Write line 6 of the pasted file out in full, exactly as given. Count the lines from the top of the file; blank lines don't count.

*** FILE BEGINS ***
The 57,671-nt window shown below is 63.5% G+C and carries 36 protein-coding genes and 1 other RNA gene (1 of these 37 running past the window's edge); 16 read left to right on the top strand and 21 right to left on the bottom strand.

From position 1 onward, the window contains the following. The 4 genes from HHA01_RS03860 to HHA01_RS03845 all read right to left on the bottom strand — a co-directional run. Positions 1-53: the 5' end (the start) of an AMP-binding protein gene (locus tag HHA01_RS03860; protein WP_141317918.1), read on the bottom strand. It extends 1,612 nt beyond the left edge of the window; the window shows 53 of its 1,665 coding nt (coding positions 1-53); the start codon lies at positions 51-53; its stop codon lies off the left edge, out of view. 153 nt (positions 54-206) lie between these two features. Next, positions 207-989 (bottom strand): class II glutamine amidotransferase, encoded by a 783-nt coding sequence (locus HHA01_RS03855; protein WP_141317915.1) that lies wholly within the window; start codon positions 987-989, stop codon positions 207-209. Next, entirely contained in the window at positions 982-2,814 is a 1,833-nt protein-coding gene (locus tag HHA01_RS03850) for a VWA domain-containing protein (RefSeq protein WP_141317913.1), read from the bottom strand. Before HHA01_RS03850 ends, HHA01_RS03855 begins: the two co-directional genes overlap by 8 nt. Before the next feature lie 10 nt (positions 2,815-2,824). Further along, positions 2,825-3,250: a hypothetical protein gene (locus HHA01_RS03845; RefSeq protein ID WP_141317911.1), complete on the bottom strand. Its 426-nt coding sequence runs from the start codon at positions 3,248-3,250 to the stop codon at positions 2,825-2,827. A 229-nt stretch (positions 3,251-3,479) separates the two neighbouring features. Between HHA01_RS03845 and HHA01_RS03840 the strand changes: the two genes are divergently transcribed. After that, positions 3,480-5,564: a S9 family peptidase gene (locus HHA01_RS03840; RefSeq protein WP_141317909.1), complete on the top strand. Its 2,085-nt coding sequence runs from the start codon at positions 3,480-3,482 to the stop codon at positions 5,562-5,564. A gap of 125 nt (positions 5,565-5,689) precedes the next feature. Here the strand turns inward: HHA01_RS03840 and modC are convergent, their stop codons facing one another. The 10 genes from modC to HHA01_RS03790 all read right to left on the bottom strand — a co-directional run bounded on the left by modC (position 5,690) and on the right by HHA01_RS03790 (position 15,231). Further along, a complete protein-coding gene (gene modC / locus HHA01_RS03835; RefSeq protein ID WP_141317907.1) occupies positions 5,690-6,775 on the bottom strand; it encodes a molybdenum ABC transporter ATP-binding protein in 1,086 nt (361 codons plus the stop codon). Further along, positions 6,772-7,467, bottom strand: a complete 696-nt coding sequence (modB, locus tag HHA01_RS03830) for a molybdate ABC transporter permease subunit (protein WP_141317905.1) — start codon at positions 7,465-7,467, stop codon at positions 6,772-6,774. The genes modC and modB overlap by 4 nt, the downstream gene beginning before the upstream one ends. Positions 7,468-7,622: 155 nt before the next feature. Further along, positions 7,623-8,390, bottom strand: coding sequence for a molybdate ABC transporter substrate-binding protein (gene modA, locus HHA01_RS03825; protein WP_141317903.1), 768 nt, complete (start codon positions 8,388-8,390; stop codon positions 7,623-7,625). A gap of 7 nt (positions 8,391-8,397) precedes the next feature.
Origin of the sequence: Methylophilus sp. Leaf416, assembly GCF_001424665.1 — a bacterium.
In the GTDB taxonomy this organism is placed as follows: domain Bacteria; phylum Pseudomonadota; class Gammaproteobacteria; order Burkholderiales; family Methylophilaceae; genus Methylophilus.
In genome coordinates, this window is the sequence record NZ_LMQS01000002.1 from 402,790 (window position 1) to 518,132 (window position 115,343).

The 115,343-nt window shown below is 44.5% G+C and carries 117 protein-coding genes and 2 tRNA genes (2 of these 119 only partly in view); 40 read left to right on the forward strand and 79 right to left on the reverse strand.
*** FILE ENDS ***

The 115,343-nt window shown below is 44.5% G+C and carries 117 protein-coding genes and 2 tRNA genes (2 of these 119 only partly in view); 40 read left to right on the forward strand and 79 right to left on the reverse strand.